The chronicle of Tennessee Williams and James Laughlin’s unlikely yet enduring literary and personal relationship.
In December 1942, two guests at a Lincoln Kirstein mixer bonded over their shared love of Hart Crane’s poetry. One of them was James Laughlin, the founder of a small publishing company called New Directions, which he had begun only seven years earlier as a sophomore at Harvard. The other was a young playwright named Thomas Lanier Williams, or "Tennessee," as he had just started to call himself. A little more than a week after that first encounter, Tennessee sent a letter to Jay—as he always addressed Laughlin in writing— expressing a desire to get together for an informal discussion of some of Tennessee’s poetry. "I promise you it would be extremely simple," he wrote, "and we would inevitably part on good terms even if you advised me to devote myself exclusively to the theatre for the rest of my life."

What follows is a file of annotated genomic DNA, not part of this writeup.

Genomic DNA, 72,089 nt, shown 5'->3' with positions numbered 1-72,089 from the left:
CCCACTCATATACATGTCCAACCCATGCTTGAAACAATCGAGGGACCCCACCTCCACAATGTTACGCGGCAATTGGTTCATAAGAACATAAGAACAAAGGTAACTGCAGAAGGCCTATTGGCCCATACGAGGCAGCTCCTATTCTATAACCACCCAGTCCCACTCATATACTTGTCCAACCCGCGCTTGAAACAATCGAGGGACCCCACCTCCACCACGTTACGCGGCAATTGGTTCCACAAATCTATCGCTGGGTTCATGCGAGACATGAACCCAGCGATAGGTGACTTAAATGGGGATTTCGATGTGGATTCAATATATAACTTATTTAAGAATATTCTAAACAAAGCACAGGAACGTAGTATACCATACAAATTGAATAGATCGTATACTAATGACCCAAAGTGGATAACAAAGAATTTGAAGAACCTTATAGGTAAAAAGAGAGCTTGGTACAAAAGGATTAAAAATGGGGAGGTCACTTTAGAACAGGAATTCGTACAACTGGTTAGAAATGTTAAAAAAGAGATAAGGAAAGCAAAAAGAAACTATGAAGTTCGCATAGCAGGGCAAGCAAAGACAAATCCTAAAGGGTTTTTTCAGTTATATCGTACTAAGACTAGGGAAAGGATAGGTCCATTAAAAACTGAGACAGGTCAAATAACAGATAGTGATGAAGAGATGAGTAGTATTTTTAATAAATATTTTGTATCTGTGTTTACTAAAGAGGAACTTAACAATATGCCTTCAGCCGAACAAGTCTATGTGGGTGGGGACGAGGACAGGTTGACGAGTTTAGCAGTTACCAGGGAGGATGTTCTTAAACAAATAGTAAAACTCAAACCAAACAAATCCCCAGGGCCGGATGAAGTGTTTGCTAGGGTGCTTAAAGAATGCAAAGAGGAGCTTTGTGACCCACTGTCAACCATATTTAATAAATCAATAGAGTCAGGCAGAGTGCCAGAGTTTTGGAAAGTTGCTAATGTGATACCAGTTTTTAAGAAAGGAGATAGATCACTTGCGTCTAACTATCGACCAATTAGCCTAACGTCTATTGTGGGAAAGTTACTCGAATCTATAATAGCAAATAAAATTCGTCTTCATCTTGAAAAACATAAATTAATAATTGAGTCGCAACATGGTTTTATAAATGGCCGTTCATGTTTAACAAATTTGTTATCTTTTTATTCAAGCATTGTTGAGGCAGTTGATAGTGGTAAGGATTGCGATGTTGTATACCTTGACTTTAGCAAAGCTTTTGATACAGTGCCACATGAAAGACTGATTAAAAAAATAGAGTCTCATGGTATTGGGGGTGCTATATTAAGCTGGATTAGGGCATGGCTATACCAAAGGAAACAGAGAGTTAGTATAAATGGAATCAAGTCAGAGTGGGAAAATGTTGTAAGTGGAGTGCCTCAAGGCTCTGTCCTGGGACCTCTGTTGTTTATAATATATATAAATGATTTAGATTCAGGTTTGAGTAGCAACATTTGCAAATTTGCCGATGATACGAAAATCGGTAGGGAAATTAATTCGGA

So began a deep friendship that would last for forty-one years, through critical acclaim and rejection, commercial success and failure, manic highs, bouts of depression, and serious and not-so-serious liaisons. Williams called Laughlin his "literary conscience," and New Directions serves to this day as Williams’s publisher, not only for The Glass Menagerie and his other celebrated plays but for his highly acclaimed novels, short stories, and volumes of poetry as well. Their story provides a window into the literary history of the mid-twentieth century and reveals the struggles of a great artist, supported in his endeavors by the publisher he considered a true friend.